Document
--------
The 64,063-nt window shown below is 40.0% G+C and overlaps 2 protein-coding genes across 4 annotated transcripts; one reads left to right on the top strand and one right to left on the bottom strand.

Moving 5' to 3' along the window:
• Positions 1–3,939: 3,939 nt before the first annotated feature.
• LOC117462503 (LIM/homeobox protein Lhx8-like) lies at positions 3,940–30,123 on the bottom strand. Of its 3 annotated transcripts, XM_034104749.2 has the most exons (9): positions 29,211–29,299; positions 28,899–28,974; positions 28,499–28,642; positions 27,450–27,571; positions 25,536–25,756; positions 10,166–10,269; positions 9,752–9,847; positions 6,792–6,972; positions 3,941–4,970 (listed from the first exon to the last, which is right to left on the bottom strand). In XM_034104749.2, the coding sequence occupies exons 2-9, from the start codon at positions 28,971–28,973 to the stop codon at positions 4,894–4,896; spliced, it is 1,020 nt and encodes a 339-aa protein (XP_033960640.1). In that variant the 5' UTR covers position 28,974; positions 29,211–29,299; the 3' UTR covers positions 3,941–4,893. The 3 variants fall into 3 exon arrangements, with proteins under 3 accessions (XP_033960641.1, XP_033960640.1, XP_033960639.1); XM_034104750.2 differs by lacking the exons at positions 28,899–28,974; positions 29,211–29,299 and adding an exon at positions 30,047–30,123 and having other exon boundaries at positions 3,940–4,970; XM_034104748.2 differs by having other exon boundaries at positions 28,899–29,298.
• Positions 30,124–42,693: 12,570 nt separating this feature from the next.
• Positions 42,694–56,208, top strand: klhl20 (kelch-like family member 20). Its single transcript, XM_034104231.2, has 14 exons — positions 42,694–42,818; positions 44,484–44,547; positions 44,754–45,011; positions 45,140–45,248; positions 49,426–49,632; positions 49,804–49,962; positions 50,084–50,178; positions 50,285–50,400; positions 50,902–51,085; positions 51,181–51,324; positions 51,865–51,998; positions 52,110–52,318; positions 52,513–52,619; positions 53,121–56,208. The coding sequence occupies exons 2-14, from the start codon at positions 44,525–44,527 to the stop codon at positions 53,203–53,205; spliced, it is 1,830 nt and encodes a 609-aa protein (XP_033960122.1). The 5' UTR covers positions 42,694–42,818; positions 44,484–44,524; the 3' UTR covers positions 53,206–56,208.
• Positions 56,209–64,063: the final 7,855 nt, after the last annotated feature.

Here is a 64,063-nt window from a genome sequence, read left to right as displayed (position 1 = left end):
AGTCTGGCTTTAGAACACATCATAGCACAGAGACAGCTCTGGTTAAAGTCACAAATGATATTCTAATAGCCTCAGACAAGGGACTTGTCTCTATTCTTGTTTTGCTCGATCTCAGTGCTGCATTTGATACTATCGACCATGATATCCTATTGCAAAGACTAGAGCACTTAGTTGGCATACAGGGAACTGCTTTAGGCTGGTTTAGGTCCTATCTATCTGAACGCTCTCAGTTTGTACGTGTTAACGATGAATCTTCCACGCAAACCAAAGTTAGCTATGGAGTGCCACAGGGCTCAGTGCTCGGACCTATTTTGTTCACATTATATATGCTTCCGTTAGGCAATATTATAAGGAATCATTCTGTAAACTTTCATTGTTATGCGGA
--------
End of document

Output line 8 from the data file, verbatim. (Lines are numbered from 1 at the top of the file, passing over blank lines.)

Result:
Here is a 64,063-nt window from a genome sequence, read left to right as displayed (position 1 = left end):